|– In 1659, the Massachusetts Bay Colony passed laws banning public Christmas celebrations.||“…every such person so offending shall pay for every such offense five shillings, as a fine to the county.” – Massachusetts Bay Colony decree|
|– The ban on Christmas in Massachusetts was repealed in 1681.||“…Christmas was still far from popular with the Puritans.” – Edward Everett Hale|
Despite the repeal, hostility towards the public celebration of Christmas persisted in Massachusetts for years to come. It was not until 1856 that Christmas became a recognized public holiday in the state, along with Washington’s Birthday and the Fourth of July. Today, Christmas is widely celebrated in Boston and throughout the United States, but the Puritans’ disdain for the holiday and their influence on early American culture cannot be forgotten.
The Ban on Christmas in Massachusetts
In 1659, the General Court of the Massachusetts Bay Colony made a groundbreaking decision to outlaw the public celebration of Christmas, imposing strict fines on those who dared to observe the holiday. The Puritans, who founded the colony, had a strong disdain for Christmas due to their strict religious beliefs and the rowdy nature of the holiday festivities in the 1600s.
The Puritans believed that there was no scriptural basis for commemorating Christmas and saw it as a pagan custom that had been co-opted by the Catholic Church. They noted that the Bible did not mention a specific date for the birth of Jesus and viewed the pagan roots of Christmas, such as the Roman holiday Saturnalia, as incompatible with their religious principles. They saw Christmas celebrations as a time of excessive feasting, drinking, gambling, and licentious behavior, which they believed dishonored Christ and led to disorder in society.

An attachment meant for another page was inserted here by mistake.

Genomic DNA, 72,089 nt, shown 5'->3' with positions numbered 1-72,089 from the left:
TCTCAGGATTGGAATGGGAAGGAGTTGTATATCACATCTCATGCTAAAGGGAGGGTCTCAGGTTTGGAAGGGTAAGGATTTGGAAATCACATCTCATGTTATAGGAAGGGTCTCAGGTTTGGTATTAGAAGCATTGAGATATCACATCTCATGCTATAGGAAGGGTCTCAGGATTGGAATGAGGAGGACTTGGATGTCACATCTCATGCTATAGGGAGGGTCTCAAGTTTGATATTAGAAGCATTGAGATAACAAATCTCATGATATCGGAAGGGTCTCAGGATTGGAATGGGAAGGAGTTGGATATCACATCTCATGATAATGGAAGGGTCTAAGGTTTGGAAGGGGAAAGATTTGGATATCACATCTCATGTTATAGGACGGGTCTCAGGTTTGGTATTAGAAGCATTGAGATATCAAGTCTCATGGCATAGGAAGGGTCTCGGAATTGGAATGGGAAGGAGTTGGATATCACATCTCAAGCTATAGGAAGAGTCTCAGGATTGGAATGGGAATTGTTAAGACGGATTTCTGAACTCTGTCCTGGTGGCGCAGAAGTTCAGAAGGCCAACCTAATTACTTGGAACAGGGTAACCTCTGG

To enforce their ban on Christmas, the Massachusetts Bay Colony imposed a 5-shilling fine on anyone found observing the holiday in any way, including forbearing from labor or engaging in feasting. While there are no records of actual prosecutions under this law, it served as a means to prevent disorderly behavior associated with Christmas festivities.
The ban on Christmas in Massachusetts lasted for over 20 years, even after the monarchy was restored in England in 1660 and Christmas celebrations became legal again. It was not until 1681 that the ban was eventually repealed, under pressure from the king of England. However, hostility towards Christmas remained among the Puritans in Massachusetts for years to come, with businesses and schools remaining open on December 25 and churches staying closed.
Only in 1856 did Christmas finally become a recognized public holiday in Massachusetts, along with Washington’s Birthday and the Fourth of July. The gradual revival of Christmas celebrations in America led to the widespread observance of the holiday, complete with traditional customs such as decorating Christmas trees, exchanging gifts, and sharing festive meals.